The Return of the Native
by Thomas Hardy
As the somewhat crazy mother of Johnny Nunsuch, Susan causes a whole lot of problems for Clym and Eustacia. She really has it in for Eustacia, and she practices auditioning for The Crucible by constantly accusing Eustacia of being a witch (5.7.34).
Susan's hobbies include sticking Eustacia with needles (sure-fire witch detection), practicing voodoo, and worrying about her kid.
Susan represents tradition in a negative light in the novel. She also plays an interesting role in the relationship between Clym and Eustacia. By stabbing Eustacia with a needle in church, she actually helps to drive Clym and Eustacia together – Clym is so overcome with sympathy for Eustacia that he strikes up an acquaintance with her. And by allowing Clym to speak with Johnny after Mrs. Yeobright's death, she helps Clym discover Eustacia's actions in the whole affair. This discovery leads to the end of Clym and Eustacia's marriage. Susan, unsurprisingly, doesn't seem too broken up about that fact.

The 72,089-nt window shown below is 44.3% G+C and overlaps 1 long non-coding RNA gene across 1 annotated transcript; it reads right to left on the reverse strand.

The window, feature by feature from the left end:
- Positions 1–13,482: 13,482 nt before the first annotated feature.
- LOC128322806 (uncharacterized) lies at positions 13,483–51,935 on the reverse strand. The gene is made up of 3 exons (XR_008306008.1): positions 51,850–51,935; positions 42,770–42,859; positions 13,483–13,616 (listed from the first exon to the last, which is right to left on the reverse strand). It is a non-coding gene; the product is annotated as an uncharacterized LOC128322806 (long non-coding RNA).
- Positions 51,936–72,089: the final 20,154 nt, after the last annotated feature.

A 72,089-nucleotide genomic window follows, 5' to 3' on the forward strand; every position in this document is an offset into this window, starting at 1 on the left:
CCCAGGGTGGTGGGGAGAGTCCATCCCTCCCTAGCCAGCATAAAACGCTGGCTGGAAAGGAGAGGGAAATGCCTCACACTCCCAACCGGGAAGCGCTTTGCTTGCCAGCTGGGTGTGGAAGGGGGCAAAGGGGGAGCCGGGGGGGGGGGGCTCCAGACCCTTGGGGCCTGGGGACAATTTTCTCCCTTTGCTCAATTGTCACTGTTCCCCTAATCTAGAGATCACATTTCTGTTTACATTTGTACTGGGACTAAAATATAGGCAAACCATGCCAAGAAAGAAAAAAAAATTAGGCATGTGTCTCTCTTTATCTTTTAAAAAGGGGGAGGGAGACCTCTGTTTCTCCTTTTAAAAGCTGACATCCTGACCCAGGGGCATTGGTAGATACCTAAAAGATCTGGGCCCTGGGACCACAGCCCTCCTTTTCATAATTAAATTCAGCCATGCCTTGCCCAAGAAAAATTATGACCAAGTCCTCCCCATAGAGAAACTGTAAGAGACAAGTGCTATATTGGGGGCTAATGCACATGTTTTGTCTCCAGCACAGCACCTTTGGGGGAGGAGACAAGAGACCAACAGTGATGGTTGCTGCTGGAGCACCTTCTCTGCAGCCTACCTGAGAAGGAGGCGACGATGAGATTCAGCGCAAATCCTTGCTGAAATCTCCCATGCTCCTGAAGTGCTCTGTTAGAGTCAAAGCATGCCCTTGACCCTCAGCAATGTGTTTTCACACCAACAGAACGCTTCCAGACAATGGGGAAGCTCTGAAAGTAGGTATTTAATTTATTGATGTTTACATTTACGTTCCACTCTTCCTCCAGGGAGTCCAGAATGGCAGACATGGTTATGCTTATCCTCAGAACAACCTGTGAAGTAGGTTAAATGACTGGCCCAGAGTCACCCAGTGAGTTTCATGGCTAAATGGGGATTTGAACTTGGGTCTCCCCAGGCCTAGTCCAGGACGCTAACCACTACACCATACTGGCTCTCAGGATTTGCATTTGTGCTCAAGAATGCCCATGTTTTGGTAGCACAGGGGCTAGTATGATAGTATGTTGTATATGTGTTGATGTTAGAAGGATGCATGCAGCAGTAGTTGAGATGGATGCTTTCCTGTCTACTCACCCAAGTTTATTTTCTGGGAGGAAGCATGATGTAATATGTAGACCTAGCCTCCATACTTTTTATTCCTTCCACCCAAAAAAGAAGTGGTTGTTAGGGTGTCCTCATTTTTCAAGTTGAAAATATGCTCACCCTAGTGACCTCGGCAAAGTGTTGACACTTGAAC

Clym started up, and Susan smiled in an expectant way which did not embellish her face; it seemed to mean, "Something sinister is coming!" (5.2.90)
Overall, Susan is not shown to be a particularly nice woman. She's driven by prejudice and superstition.